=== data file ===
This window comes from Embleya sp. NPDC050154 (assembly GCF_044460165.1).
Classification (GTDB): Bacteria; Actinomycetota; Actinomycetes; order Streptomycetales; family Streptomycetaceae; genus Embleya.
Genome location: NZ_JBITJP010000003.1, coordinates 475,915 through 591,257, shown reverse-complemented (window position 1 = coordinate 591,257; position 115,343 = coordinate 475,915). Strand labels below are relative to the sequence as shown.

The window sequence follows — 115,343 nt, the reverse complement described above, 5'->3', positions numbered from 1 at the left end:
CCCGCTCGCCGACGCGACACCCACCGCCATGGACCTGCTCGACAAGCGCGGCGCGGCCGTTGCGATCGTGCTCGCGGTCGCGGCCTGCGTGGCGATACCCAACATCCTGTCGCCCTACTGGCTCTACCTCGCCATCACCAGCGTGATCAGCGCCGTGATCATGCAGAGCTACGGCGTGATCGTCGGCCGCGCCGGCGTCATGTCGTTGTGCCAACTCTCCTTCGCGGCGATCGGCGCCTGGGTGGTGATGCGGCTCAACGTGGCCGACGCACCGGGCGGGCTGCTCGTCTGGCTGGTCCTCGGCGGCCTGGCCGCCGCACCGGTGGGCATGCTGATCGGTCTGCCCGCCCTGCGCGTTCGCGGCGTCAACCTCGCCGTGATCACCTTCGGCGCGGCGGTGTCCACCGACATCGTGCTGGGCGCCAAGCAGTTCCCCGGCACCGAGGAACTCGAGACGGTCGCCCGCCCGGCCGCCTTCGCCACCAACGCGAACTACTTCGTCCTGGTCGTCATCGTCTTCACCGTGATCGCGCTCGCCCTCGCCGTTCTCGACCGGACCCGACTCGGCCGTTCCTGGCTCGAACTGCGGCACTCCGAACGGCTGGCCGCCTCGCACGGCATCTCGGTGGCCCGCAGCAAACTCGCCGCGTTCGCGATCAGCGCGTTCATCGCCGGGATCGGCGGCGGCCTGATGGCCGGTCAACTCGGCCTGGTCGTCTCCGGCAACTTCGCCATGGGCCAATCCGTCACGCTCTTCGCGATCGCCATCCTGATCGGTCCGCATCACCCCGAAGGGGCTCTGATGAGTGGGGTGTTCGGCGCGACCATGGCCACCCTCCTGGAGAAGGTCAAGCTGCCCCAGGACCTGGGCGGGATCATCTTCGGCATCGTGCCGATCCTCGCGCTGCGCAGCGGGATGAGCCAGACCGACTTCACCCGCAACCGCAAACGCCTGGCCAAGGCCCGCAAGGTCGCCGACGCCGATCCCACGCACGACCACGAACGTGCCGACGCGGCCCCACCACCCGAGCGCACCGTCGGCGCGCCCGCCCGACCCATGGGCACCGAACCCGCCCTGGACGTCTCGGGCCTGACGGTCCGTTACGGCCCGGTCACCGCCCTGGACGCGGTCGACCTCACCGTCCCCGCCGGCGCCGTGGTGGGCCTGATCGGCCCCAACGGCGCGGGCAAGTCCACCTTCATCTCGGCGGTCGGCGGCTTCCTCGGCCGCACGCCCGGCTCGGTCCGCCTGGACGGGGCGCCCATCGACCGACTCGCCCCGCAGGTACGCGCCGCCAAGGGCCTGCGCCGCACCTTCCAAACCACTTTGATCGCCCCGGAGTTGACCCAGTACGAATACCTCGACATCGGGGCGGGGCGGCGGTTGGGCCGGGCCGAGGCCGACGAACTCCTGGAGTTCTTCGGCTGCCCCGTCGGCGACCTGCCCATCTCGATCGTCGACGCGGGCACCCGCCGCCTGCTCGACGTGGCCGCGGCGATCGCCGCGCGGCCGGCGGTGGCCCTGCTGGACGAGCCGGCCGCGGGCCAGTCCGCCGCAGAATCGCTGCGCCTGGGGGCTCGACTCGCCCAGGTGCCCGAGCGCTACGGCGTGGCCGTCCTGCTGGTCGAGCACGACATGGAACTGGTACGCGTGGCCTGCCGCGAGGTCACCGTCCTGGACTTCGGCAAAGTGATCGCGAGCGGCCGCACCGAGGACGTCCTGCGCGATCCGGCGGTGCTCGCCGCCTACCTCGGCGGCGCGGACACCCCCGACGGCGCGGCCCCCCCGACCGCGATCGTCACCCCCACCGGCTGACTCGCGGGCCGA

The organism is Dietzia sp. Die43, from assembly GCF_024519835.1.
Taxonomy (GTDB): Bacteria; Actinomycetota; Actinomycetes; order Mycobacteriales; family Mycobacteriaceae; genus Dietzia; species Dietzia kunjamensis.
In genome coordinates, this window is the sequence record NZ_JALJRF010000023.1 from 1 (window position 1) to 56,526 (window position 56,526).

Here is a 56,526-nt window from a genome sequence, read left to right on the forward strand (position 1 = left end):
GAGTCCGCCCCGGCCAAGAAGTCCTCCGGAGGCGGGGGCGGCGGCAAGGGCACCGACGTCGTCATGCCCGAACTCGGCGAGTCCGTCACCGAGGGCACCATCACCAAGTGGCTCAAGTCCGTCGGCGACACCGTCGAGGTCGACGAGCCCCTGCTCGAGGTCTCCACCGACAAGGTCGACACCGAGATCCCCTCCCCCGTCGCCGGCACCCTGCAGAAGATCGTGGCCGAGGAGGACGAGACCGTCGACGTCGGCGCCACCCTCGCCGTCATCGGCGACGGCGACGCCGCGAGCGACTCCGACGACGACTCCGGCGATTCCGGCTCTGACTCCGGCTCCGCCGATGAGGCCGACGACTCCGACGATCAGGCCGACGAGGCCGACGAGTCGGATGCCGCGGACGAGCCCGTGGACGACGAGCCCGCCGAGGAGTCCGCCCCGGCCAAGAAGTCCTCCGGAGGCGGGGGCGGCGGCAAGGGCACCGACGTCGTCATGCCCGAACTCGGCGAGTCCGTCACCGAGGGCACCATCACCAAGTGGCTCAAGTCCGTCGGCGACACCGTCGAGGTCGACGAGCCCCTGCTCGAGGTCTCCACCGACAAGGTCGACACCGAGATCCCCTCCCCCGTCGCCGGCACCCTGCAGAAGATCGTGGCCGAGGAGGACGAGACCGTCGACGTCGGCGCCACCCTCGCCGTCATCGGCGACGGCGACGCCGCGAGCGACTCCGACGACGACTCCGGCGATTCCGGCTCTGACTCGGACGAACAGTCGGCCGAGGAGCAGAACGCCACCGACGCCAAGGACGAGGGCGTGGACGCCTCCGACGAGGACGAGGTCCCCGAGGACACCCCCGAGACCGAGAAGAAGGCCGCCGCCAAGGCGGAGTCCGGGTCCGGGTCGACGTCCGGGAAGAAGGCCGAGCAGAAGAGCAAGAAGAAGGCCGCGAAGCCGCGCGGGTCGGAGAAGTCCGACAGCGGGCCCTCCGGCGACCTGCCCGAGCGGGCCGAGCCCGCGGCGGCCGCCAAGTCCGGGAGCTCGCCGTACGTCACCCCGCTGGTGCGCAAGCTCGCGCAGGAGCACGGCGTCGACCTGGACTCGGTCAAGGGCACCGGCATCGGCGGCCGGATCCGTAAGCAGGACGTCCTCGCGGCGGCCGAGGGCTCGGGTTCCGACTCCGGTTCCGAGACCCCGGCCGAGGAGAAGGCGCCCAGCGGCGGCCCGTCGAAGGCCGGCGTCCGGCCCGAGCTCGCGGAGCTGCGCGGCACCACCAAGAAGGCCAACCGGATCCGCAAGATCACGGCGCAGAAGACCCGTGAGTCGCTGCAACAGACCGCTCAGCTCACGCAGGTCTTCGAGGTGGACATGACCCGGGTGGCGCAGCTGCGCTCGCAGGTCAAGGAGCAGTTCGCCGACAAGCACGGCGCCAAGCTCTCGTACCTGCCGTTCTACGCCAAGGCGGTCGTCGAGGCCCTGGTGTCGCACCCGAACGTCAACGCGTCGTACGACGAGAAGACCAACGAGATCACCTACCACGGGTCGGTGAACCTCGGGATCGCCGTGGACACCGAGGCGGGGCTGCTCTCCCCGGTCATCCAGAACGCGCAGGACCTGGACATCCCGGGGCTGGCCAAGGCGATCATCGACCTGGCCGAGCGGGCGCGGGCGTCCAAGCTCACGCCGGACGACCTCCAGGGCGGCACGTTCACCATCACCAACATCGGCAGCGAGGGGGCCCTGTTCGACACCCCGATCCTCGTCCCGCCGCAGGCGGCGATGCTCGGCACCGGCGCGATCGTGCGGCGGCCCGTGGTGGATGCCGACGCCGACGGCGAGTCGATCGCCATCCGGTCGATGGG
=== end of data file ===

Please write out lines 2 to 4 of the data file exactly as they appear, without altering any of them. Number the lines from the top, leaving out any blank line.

Classification (GTDB): Bacteria; Actinomycetota; Actinomycetes; order Streptomycetales; family Streptomycetaceae; genus Embleya.
Genome location: NZ_JBITJP010000003.1, coordinates 475,915 through 591,257, shown reverse-complemented (window position 1 = coordinate 591,257; position 115,343 = coordinate 475,915). Strand labels below are relative to the sequence as shown.

The window sequence follows — 115,343 nt, the reverse complement described above, 5'->3', positions numbered from 1 at the left end: